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and kept in a cool place, away from the light. For drugs in liquid form, the shelf life is commonly shorter.
To determine if a drug has deteriorated, here are some common sense guidelines. important:
• colour and clarity - has it become cloudy? • particulate matter - are there tiny visible particles? • preservative content - if stated • sterility - has the bottle been tampered with or opened? • has the drug interacted with its enclosure - bottle or lid?
If none of these signs are present, then the liquid in question is more likely to be viable than if there were any visible signs of degradation.
If the drug is in tablet form, signs of degradation can include:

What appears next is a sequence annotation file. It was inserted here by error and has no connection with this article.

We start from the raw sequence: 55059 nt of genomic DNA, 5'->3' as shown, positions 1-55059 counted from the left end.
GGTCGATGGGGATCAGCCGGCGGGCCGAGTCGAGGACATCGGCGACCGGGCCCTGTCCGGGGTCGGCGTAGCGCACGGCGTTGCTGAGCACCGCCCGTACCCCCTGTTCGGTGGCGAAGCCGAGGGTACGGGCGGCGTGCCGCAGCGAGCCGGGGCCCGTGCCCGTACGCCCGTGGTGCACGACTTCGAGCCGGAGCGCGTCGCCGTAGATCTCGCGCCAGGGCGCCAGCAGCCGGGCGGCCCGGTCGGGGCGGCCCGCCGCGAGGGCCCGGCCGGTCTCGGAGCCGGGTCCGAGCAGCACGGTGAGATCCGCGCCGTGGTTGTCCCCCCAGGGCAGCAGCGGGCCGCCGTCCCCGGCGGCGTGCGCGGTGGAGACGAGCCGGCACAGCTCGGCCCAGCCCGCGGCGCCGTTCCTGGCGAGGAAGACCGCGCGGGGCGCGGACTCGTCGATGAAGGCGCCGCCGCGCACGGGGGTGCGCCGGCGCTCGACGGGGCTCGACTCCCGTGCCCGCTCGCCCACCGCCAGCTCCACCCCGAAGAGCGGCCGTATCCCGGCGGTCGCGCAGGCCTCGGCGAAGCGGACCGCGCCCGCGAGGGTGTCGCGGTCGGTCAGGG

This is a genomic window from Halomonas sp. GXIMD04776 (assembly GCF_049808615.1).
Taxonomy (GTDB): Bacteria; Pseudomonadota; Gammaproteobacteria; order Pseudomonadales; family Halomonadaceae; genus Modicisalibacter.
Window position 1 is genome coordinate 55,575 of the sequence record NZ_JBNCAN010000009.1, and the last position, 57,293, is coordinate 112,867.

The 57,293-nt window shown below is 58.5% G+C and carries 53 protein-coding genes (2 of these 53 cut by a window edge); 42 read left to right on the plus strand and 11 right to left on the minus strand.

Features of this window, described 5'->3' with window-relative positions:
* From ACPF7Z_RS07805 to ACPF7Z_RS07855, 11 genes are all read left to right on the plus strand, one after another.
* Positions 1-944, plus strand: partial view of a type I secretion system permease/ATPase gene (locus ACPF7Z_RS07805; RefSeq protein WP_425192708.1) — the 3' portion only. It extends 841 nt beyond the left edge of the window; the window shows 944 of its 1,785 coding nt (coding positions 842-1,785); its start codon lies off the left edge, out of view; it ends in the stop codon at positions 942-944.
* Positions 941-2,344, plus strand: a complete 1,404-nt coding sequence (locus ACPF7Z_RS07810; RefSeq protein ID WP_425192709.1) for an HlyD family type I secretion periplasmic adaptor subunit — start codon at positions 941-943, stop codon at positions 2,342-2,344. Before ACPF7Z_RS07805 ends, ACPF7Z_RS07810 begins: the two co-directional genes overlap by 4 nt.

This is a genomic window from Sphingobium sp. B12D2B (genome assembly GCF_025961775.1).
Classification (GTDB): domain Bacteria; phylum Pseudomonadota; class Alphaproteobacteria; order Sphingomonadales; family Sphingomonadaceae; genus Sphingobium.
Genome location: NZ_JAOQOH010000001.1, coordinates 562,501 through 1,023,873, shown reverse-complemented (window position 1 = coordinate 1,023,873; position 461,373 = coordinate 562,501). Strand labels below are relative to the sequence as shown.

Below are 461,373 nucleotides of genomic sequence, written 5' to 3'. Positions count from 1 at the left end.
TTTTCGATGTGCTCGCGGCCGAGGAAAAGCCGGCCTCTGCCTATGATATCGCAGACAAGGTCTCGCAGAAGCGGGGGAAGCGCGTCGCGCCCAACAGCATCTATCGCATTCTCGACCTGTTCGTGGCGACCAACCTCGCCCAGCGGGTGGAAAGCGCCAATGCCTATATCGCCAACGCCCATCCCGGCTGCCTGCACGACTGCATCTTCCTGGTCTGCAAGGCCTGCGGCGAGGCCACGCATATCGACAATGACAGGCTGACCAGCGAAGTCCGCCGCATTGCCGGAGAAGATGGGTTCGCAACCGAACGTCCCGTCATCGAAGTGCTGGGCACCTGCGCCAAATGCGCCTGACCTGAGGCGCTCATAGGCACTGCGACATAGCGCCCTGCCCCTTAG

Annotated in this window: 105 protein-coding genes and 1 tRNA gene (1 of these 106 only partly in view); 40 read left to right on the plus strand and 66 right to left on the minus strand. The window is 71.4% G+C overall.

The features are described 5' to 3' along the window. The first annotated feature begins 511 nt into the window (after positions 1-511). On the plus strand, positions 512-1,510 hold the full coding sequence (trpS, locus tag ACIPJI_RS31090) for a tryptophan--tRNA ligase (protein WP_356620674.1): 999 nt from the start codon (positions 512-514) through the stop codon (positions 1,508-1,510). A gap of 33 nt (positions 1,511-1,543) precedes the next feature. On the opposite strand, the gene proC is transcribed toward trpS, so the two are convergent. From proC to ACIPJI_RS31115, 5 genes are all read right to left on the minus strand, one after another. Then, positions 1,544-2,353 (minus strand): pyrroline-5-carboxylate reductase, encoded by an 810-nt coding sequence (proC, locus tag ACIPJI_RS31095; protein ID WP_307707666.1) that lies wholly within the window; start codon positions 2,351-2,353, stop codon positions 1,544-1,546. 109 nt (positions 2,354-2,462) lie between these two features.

• tablet appearance • tablet moisture content • hardness - has the tablet become as hard as a rock • friability - uncoated tablets • disintegration time - when placed in water • tablet uniformity of content
Any of these tell-tale signs may indicate chemical degradation.
Of course, the only certain way of establishing whether significant degradation has taken place is by carrying out a chemical assay on the product. For drugs that are hard to obtain and difficult to replace, an assay makes a lot of sense. A detailed discussion on the testing of Nembutal is given in a later Chapter. Of course, the only certain way of establishing whether